Scientists already have suggested that eating chocolate may make you happy. Now they say men who indulge in chocolates may live longer.
A study of 7,841 Harvard male graduates found that chocolate and candy eaters, regardless of how voracious their appetite for goodies, live almost a year longer than those who abstain.
The researchers from Harvard University's School of Public Health, whose study was published in this week's issue of the British Medical Journal, speculate that antioxidants present in chocolate may have a health benefit.
The scientists stress their findings are preliminary, and other experts caution that the research does not prove the results can be attributed to the antioxidants.
In the study, those who ate a "moderate" amount of sweets, allowing themselves only one to three candy bars a month, fared the best, having a 36 percent lower risk of death compared with non-candy eaters.
Although they fared worse than the moderates, the more ardent confectionery eaters, classified as those treating themselves to three or more sweets a week, still lived longer than those who had banished candy from their lives, with a 16 percent decreased risk of death.
Scientists previously have found that chocolate contains phenols, antioxidant chemicals also present in wine. Antioxidants prevent fat-like substances in the blood from oxidizing and clogging the arteries.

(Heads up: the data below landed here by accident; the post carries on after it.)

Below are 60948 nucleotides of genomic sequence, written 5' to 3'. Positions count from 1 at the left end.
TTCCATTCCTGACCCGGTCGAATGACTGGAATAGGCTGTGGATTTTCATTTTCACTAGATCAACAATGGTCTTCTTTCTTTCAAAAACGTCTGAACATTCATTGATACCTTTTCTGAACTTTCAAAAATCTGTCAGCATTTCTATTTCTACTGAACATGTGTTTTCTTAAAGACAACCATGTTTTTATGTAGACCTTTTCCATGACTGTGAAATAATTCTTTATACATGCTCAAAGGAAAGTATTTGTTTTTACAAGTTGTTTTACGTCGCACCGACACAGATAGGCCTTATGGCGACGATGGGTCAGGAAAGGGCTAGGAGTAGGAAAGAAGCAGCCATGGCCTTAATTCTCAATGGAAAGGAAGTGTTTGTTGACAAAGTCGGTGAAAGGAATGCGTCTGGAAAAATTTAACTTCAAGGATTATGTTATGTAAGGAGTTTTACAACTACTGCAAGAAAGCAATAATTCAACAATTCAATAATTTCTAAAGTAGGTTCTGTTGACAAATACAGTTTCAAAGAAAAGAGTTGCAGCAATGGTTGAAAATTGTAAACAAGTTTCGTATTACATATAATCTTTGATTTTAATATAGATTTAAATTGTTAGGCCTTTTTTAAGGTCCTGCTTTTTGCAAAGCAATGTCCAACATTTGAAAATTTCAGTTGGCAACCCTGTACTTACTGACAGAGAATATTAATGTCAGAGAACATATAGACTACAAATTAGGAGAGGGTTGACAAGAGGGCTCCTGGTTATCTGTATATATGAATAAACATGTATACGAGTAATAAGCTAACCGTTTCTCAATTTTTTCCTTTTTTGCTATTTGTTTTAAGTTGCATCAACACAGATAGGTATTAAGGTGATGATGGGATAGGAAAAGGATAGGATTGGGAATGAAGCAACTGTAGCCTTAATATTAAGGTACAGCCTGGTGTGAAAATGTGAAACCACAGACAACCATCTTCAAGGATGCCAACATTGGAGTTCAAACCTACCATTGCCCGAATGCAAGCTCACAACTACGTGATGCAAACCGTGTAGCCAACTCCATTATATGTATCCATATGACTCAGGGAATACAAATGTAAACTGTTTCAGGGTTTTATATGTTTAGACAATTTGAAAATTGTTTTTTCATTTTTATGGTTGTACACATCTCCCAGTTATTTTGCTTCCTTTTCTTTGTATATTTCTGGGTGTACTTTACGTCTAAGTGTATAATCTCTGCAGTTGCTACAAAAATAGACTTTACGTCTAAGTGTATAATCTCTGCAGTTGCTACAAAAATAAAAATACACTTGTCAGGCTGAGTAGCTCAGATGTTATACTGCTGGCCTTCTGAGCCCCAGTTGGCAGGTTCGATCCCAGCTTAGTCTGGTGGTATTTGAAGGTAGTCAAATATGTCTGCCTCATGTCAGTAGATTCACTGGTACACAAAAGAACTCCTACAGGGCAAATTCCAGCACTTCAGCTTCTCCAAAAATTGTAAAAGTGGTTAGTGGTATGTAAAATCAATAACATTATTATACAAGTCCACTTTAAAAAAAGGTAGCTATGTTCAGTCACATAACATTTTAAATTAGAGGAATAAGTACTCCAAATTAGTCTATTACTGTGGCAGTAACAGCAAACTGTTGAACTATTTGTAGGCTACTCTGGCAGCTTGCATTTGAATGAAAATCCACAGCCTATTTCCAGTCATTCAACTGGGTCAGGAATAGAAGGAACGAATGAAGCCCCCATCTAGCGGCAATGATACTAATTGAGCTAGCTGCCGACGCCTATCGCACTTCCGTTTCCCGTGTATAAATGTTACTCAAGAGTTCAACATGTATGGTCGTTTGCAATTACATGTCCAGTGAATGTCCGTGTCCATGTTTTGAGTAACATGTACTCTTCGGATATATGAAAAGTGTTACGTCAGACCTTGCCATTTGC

"It's raising a hypothesis that, if true, would bring cheer to those who like chocolate," said Dr. I-Min Lee, an epidemiology professor at Harvard who led the research.
The study, in which men were questioned in 1988 about their candy habits over the past year, did not count chocolate sauce, cake or other chocolate consumed in desserts.
Andrew Waterhouse, a wine chemist at the University of California at Davis who has researched chocolate's antioxidant properties, said the Harvard hypothesis that the decrease in death risk could be linked to chocolate is "plausible."
He said he was surprised, however, by the finding that eating only three chocolate bars a month was associated with a lower death risk and doubted that was due to phenol.
"That frequency is so low it was surprising there would be any benefit from an antioxidant effect if that's the full explanation," said Waterhouse. "Oranges are high in antioxidants and you wouldn't expect much benefit from eating three oranges a month.''
Dr. Catherine Rice-Evans, a professor of biochemistry at Guy's Hospital in London, also doubted that the phenols in chocolate could explain the results.
She said she also was suspicious that the study did not find that the more chocolate the men ate, the lower their risk of death.
"That observation suggests to me that it's nothing to do with the chocolate,'' she said, adding that studies controlling the diet are necessary to discover if it is a real effect of chcolate.
Written By Emma Ross
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